“The Avengers: Infinity War” bought Marvel/Disney a lot of good will, bringing audiences the villain they always dreamed of in Thanos, and delivering an ending that simultaneously leaves room for an even better sequel, while also keeping us on the edge of our seats.
But I’m not sure I love the film enough to really care about Ant-Man, nor do I think general audiences will.
Don’t get me wrong, 2018 saw the release of two stellar Marvel films in the case of “Black Panther” and the already-mentioned “Infinity War,” and from what early reviews can tell us, “Ant-Man and the Wasp” is leagues above the first one — though to be fair, the first “Ant-Man” was about as cookie cutter as you could get — but I think 2018 is starting to reach critical mass, at least this part of the year.
Let me explain.
We’ve already had two Marvel films — one of them being the biggest Marvel film on the face of the plant — a “Star Wars” film audiences already couldn’t be bothered to see, a new Pixar film, a new “Jurassic World” film, “Deadpool 2,” “Ready Player One,” a “Pacific Rim” sequel, a terrible “Tomb Raider” reboot, “A Wrinkle in Time,” “Rampage,” a “Super Troopers” sequel; and we’ve just started summer. My point being, general audiences have had a lot of competition for their dollar recently in a very short amount of time, and while 2018 seems devoid of any real contenders at the end of the year save a “Fantastic Beasts” sequel and that “Bumblebee” standalone Transformers movie, right now the average household might be crunched for movie dollars. And then there’s the mental exhaustion of having so many big name films shotgunned at us in such a short amount of time.
“Ant-Man and the Wasp” will also have to compete with “The First Purge,” a film that opens two days before “Ant-Man” and that I am infinitely more intrigued in than a film about Paul Rudd being sort-of funny in yet another CG-heavy Marvel film.
Playing devil’s advocate, I think “Ant-Man” will do fine if it’s good. Good Marvel films can spread like wildfire and establish their own brands pretty quickly — such was the case of virtually every valuable property in the MCU, from “Iron Man” to “Guardians of the Galaxy.” Unlike a property like “Batman” or “Superman,” most Marvel films, especially ones in young franchises, often cannot rely on people seeing their films off of name recognition alone, especially when they focus on a lesser-known hero like Ant-Man.
But I can’t help but think the cards are stacked against this film. “Ant-Man” 1 wasn’t a strong film, but we’ve seen Marvel salvage uninspired franchises before, like what they were able to do with Thor in “Thor: Ragnarok.” But as a whole, while Rudd’s Ant-Man just isn’t that interesting, and I feel like the close releases of “Infinity War,” “Solo” and “Jurassic World” might have fatigued general audiences, something I’m not sure “Ant-Man” has the strength to shake.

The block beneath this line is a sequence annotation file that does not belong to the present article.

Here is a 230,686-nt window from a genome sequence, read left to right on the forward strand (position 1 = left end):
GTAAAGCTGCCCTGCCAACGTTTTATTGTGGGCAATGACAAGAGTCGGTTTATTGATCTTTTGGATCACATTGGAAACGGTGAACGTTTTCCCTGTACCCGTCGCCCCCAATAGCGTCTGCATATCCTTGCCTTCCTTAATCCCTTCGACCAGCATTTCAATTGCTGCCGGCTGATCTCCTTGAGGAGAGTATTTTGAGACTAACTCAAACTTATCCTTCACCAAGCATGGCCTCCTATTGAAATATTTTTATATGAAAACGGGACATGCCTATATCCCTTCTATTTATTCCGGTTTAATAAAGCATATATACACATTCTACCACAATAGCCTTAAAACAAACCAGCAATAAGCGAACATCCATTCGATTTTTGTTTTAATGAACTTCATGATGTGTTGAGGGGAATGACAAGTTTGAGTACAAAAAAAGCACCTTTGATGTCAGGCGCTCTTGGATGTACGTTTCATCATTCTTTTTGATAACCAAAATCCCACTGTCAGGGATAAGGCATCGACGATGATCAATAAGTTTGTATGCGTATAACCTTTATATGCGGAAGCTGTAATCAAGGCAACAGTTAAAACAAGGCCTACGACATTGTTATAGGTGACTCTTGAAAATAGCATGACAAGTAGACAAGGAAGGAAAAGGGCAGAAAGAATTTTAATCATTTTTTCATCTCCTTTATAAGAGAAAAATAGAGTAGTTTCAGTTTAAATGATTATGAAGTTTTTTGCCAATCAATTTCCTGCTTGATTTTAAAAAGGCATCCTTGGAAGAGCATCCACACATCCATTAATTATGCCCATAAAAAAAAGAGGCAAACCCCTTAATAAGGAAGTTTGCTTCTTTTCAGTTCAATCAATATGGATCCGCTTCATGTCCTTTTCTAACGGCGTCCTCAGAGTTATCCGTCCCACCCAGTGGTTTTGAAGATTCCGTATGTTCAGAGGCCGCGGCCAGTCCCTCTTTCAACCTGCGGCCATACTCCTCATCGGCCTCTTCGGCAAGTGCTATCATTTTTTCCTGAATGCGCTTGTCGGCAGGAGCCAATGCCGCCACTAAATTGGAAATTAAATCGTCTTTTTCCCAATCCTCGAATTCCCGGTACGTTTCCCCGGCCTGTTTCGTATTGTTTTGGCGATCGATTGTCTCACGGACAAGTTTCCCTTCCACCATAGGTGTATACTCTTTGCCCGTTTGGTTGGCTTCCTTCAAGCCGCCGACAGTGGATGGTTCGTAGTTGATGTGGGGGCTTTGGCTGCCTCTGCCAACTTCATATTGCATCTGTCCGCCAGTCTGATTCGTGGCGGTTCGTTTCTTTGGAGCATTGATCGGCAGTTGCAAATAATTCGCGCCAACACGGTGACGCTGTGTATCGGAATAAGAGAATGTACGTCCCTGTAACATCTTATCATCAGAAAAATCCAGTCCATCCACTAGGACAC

I also suspect that we’re reaching a point with yearly releases where people just aren’t as excited as they used to be to see movies. “Solo”‘s lackluster reception was an indicator of that. I can’t help but notice how little people were excited for that film and make connections to how little people are excited for “Ant-Man,” with the difference between the two films being that “Ant-Man” gets to ride off of the coattails of a very successful installment in its shared universe in “Infinity War,” while “Solo” had to carry the dirty laundry of “The Last Jedi.”
I think “Ant-Man” 2 will make plenty of money, just not as much money as an average Marvel film, but it might surprise me. Though it is important to note that making enough money to continue onward doesn’t necessarily mean most people cared about the movie itself.
I think it would have helped if it wasn’t set before “Infinity War,” but who knows? Maybe it’ll contain some small insights into what will happen next that will convince some “Infinity War” fans to check “Ant-Man” out.
You know, like how a shared universe is supposed to work. Why would I feel obligated to see a random anthology film that has nothing to do with anything, especially if it’s just an average, ok movie?
If “Ant-Man” is good, maybe I’ll care about the next one. After all, I didn’t start caring about Thor until his third movie, and Marvel is on a hot streak when it comes to bold new and interesting stories (at least the movie division is).
May the odds be in Marvel’s favour. This is their chance to repent for driving Edgar Wright away from the first “Ant-Man,” but seeing as they brought “Ant-Man” 1 director Peyton Reed back to direct this one, I wouldn’t be surprised if history repeats itself.